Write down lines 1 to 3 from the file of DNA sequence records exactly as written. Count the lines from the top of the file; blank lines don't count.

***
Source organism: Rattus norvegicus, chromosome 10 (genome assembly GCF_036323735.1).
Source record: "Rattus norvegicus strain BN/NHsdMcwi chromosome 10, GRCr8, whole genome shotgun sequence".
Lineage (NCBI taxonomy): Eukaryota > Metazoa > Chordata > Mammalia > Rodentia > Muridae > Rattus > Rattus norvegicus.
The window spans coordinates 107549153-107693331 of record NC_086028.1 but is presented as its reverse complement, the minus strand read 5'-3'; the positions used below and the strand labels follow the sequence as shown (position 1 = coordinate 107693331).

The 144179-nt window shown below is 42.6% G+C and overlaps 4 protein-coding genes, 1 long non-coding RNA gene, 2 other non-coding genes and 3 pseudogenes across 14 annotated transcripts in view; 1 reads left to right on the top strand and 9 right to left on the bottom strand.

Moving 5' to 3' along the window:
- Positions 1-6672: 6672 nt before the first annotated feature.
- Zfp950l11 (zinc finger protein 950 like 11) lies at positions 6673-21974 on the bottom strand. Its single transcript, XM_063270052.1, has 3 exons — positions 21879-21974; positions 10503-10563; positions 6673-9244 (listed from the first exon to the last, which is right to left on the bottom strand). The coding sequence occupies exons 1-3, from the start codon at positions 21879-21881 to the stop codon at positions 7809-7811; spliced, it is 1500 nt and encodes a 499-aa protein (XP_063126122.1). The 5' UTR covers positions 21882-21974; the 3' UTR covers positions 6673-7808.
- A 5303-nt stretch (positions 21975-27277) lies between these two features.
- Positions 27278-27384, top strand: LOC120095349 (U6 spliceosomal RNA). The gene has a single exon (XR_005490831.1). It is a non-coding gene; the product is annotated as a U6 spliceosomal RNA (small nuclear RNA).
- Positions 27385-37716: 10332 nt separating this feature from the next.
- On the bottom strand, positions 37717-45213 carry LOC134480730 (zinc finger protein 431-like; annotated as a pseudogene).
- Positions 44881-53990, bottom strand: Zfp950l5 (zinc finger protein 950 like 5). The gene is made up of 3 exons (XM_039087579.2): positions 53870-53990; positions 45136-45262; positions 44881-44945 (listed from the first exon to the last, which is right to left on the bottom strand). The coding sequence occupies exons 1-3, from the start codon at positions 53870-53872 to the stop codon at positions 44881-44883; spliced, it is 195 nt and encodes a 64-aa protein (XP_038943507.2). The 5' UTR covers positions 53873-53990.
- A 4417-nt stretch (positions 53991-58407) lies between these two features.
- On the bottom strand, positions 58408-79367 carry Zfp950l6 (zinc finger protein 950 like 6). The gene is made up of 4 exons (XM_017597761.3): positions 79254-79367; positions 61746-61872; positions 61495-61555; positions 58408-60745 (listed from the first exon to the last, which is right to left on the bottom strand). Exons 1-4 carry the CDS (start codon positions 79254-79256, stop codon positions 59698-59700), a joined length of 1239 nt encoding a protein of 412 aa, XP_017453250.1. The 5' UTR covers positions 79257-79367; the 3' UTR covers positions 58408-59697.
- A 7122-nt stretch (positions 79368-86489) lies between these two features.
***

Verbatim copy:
Source organism: Rattus norvegicus, chromosome 10 (genome assembly GCF_036323735.1).
Source record: "Rattus norvegicus strain BN/NHsdMcwi chromosome 10, GRCr8, whole genome shotgun sequence".
Lineage (NCBI taxonomy): Eukaryota > Metazoa > Chordata > Mammalia > Rodentia > Muridae > Rattus > Rattus norvegicus.